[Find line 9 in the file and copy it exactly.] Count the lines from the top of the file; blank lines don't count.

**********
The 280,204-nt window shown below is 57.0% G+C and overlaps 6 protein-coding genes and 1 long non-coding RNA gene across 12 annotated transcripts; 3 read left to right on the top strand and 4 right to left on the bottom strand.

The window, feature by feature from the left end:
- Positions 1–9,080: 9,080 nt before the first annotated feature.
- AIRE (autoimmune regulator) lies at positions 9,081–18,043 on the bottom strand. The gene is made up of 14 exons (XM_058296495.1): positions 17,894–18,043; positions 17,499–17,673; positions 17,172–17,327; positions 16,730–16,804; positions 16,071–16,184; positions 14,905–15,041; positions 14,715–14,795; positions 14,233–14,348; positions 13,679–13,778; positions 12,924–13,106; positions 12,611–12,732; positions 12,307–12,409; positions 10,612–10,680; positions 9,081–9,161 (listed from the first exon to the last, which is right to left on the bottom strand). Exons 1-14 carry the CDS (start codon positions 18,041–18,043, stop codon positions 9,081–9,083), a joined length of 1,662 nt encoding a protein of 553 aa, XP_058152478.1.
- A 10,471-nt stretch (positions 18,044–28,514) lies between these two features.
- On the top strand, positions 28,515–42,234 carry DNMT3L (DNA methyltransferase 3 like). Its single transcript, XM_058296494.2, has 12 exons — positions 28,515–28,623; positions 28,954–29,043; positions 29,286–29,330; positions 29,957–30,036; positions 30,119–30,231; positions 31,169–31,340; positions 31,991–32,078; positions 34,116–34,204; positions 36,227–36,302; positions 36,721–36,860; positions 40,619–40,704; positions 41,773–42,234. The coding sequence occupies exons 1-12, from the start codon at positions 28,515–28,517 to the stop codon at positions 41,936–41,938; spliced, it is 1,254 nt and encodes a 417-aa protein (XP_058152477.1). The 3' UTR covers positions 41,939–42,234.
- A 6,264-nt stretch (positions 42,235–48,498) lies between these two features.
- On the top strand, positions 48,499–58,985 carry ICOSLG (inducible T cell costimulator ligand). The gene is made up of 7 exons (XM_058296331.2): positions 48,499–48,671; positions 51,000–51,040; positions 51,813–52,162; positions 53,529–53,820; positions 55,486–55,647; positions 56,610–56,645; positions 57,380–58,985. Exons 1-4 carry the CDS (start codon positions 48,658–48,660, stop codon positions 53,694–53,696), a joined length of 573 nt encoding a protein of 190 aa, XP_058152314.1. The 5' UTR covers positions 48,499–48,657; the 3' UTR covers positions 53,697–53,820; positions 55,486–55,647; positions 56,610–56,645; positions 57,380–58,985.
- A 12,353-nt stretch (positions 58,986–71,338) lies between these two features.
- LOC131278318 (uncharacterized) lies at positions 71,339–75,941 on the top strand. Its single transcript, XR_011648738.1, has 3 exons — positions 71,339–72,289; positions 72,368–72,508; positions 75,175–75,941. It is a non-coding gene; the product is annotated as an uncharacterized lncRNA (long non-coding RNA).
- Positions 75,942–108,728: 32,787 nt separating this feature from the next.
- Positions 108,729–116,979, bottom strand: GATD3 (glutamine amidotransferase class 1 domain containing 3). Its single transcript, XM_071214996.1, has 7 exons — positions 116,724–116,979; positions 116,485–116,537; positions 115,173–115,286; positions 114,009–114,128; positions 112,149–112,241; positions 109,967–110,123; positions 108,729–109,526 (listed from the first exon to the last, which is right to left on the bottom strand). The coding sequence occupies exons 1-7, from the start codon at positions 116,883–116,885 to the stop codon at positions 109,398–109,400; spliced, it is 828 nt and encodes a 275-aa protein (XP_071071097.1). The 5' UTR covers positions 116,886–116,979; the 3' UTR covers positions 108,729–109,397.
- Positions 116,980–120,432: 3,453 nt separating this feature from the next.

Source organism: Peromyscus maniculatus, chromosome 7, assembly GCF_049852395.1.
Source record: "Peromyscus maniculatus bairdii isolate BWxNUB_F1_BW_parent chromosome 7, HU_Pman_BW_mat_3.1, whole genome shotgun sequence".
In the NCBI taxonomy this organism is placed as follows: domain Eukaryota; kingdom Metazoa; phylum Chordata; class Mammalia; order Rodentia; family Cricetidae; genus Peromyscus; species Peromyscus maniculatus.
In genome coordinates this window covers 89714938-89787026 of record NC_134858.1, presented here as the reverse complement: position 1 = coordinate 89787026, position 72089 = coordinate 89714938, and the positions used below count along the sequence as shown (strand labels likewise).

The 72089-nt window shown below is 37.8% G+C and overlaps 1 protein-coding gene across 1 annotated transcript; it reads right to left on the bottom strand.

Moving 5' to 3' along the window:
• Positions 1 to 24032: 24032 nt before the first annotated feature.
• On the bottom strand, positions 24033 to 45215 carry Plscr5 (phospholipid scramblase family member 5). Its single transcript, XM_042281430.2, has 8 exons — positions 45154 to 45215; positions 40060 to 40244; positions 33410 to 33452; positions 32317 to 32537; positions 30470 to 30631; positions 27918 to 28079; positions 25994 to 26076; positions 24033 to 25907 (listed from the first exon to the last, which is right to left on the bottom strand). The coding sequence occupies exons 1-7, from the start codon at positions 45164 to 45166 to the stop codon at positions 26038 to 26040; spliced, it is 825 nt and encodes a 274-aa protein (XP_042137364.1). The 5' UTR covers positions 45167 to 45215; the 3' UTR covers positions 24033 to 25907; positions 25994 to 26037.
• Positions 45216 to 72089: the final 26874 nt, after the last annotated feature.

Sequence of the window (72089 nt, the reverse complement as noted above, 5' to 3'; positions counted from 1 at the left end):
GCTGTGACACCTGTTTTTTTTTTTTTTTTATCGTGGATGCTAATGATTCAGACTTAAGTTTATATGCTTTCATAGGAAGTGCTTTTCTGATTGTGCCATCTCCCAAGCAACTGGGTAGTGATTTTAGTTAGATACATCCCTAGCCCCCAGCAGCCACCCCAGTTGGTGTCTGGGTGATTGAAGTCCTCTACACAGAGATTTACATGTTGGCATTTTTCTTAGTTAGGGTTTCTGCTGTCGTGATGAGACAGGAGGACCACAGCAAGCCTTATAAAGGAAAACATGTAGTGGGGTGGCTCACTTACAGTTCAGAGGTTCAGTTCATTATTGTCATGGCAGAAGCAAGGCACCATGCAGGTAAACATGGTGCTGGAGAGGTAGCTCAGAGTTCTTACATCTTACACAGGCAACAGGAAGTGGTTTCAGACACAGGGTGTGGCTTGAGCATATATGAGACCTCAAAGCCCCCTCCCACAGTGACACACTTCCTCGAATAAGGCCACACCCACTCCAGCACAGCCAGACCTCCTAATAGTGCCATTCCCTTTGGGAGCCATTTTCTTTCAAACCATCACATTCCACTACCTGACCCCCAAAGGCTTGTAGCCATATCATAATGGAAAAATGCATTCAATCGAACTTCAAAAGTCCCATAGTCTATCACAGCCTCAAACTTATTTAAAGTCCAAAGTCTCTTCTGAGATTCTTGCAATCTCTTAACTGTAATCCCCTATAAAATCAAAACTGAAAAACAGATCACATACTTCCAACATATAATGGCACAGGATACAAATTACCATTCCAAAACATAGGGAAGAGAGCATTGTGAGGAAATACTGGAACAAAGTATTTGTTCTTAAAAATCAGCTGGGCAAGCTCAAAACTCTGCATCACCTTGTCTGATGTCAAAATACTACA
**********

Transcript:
- A 12,353-nt stretch (positions 58,986–71,338) lies between these two features.